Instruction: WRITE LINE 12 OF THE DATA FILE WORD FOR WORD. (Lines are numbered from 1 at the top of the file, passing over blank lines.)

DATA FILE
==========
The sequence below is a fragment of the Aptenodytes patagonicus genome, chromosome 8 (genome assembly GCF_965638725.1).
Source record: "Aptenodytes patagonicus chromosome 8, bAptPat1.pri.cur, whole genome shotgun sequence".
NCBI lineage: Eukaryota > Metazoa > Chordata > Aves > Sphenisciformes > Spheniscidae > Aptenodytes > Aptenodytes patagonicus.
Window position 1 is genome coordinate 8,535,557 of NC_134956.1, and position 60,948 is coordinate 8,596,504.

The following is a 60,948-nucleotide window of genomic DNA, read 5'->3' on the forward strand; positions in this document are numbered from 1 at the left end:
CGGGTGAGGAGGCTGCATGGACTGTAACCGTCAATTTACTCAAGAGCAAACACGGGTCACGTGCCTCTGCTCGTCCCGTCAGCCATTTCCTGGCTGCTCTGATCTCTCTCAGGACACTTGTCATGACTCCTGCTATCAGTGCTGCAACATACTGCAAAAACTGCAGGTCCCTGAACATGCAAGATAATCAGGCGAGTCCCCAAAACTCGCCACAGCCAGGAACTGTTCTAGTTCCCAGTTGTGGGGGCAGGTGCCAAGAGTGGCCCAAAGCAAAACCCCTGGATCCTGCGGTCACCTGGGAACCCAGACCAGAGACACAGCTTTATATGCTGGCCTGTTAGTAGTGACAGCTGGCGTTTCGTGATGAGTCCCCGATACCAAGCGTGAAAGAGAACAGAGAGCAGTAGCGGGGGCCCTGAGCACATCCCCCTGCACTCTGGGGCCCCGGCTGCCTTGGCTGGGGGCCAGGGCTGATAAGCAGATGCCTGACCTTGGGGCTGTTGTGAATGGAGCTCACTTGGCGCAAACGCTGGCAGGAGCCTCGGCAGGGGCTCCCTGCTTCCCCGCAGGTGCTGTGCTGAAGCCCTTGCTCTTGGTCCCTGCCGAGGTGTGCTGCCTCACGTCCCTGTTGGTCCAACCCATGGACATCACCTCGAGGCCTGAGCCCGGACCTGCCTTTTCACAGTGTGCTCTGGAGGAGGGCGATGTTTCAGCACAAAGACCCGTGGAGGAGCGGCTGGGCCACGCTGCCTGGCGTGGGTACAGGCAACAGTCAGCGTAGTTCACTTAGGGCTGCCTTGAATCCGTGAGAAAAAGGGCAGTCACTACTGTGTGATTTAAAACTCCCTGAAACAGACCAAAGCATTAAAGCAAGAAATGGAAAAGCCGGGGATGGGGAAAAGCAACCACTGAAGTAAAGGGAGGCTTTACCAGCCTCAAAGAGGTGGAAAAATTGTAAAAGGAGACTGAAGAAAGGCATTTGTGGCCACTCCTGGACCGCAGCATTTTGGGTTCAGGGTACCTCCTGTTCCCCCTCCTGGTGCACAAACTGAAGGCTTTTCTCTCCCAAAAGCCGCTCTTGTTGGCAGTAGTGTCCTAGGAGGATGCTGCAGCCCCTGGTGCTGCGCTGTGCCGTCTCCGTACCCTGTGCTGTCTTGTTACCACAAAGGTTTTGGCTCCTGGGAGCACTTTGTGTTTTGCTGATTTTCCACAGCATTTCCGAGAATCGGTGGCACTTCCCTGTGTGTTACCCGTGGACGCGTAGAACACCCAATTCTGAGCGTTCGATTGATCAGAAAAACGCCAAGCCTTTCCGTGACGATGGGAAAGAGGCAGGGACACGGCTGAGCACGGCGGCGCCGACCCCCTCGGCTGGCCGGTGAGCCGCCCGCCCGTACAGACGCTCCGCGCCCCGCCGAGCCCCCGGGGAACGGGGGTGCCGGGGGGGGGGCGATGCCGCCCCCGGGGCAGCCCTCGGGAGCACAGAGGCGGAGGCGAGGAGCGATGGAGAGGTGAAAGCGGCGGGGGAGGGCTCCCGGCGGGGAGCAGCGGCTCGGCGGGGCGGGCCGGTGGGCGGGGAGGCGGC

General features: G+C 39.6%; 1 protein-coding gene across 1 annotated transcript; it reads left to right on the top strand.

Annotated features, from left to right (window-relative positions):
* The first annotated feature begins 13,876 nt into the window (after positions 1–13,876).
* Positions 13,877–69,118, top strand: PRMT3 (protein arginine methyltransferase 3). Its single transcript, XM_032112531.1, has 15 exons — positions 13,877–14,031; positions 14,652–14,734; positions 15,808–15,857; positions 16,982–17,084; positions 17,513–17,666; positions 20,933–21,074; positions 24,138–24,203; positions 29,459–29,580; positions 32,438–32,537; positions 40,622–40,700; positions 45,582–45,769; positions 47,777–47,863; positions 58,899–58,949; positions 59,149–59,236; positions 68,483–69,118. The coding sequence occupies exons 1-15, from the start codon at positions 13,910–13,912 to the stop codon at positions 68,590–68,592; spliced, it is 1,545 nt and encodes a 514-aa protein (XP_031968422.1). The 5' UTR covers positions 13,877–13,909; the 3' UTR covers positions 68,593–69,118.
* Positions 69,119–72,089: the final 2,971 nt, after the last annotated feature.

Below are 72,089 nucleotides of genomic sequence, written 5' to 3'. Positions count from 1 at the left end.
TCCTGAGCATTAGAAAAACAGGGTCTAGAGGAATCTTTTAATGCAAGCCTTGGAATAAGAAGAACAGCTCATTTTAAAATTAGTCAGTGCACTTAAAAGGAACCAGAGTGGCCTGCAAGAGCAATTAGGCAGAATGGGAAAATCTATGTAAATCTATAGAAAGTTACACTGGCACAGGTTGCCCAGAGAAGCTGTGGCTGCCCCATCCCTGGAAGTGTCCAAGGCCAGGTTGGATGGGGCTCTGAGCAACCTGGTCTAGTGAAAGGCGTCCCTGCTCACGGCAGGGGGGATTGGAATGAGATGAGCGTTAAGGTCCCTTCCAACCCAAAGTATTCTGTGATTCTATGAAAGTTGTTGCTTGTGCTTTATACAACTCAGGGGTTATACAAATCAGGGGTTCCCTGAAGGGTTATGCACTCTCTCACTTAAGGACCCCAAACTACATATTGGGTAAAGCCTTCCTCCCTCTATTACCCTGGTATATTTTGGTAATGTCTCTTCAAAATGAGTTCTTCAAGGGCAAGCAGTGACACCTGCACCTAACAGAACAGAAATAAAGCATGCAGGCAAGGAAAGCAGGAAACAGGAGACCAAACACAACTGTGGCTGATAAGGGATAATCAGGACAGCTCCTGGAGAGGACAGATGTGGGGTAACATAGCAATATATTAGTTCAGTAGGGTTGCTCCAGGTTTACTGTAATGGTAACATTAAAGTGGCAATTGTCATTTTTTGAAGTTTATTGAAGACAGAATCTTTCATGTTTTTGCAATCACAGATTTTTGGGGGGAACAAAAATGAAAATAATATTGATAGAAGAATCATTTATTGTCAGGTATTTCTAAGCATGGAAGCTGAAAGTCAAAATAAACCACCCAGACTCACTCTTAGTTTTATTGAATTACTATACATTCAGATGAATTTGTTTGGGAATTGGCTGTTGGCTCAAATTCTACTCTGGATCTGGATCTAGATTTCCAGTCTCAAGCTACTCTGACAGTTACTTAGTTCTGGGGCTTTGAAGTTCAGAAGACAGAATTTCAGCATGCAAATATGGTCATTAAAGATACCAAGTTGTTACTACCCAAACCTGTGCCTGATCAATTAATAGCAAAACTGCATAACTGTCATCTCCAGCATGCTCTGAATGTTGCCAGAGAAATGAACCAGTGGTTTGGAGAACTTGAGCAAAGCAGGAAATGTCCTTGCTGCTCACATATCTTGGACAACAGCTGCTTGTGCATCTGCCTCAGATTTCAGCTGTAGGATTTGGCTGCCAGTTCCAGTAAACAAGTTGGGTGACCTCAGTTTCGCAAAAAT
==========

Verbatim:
Below are 72,089 nucleotides of genomic sequence, written 5' to 3'. Positions count from 1 at the left end.